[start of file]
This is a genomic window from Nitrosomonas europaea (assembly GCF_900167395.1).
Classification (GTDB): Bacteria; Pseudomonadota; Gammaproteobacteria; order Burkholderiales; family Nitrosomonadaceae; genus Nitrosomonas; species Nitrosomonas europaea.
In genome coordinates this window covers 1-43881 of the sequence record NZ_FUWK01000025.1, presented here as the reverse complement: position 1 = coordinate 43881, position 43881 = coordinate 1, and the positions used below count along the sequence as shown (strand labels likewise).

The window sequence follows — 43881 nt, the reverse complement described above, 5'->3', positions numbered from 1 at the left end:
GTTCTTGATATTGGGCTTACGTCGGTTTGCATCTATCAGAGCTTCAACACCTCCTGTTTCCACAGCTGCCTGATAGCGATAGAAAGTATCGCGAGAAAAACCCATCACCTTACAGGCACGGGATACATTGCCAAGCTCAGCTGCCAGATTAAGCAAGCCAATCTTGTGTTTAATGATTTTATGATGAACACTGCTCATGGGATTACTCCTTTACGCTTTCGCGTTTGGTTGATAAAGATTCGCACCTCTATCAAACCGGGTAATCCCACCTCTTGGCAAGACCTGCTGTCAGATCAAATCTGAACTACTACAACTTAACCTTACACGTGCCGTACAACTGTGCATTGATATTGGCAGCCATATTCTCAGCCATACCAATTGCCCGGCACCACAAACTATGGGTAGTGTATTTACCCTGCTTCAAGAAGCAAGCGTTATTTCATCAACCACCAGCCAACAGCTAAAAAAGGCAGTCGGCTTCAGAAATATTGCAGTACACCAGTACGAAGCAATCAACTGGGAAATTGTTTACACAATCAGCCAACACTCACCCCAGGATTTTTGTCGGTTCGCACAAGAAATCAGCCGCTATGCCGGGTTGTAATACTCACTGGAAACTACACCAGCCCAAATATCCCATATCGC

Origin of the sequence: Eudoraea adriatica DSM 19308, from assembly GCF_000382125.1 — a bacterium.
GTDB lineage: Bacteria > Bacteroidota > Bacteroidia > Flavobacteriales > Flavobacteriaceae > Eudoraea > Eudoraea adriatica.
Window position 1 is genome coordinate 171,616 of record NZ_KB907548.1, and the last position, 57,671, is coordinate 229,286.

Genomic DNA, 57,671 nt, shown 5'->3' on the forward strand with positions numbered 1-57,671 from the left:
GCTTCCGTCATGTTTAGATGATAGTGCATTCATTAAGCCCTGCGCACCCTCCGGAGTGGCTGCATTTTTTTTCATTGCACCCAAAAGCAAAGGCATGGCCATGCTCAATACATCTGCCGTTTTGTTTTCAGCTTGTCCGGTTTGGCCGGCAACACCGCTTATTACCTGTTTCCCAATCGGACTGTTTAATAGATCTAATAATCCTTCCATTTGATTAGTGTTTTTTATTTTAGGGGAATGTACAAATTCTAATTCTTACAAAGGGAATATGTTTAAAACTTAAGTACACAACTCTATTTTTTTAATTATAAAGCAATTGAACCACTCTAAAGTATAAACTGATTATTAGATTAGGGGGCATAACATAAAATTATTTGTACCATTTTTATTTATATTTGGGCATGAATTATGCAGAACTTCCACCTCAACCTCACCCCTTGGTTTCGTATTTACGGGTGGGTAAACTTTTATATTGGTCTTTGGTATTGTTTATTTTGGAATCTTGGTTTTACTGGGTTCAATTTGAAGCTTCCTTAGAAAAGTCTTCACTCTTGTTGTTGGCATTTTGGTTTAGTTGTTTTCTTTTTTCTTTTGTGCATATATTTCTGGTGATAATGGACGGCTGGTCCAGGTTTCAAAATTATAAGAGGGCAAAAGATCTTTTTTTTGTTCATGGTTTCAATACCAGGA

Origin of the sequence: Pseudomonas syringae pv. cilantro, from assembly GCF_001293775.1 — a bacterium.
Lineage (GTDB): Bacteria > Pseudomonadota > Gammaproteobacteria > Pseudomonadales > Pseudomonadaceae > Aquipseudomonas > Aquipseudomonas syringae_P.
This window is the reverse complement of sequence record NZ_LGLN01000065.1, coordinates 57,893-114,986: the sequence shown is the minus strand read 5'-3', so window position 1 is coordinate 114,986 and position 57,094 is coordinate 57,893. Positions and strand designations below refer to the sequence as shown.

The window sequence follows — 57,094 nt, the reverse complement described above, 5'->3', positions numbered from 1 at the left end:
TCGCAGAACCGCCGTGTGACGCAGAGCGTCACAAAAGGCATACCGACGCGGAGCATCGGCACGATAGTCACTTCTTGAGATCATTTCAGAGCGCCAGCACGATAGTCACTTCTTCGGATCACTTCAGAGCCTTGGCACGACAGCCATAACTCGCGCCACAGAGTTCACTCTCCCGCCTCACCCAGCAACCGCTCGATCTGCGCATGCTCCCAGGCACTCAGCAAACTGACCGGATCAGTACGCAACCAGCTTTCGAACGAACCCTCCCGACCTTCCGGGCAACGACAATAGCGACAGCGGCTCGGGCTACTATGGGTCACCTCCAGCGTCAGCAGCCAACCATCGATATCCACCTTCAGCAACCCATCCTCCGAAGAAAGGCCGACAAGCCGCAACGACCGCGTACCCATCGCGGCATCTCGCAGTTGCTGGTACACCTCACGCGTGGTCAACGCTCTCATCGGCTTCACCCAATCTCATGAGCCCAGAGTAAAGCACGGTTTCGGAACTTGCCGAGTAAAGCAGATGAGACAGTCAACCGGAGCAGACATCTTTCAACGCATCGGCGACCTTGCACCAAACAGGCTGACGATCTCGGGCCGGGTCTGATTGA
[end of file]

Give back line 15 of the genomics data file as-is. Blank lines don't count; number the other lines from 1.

TCGCAGAACCGCCGTGTGACGCAGAGCGTCACAAAAGGCATACCGACGCGGAGCATCGGCACGATAGTCACTTCTTGAGATCATTTCAGAGCGCCAGCACGATAGTCACTTCTTCGGATCACTTCAGAGCCTTGGCACGACAGCCATAACTCGCGCCACAGAGTTCACTCTCCCGCCTCACCCAGCAACCGCTCGATCTGCGCATGCTCCCAGGCACTCAGCAAACTGACCGGATCAGTACGCAACCAGCTTTCGAACGAACCCTCCCGACCTTCCGGGCAACGACAATAGCGACAGCGGCTCGGGCTACTATGGGTCACCTCCAGCGTCAGCAGCCAACCATCGATATCCACCTTCAGCAACCCATCCTCCGAAGAAAGGCCGACAAGCCGCAACGACCGCGTACCCATCGCGGCATCTCGCAGTTGCTGGTACACCTCACGCGTGGTCAACGCTCTCATCGGCTTCACCCAATCTCATGAGCCCAGAGTAAAGCACGGTTTCGGAACTTGCCGAGTAAAGCAGATGAGACAGTCAACCGGAGCAGACATCTTTCAACGCATCGGCGACCTTGCACCAAACAGGCTGACGATCTCGGGCCGGGTCTGATTGA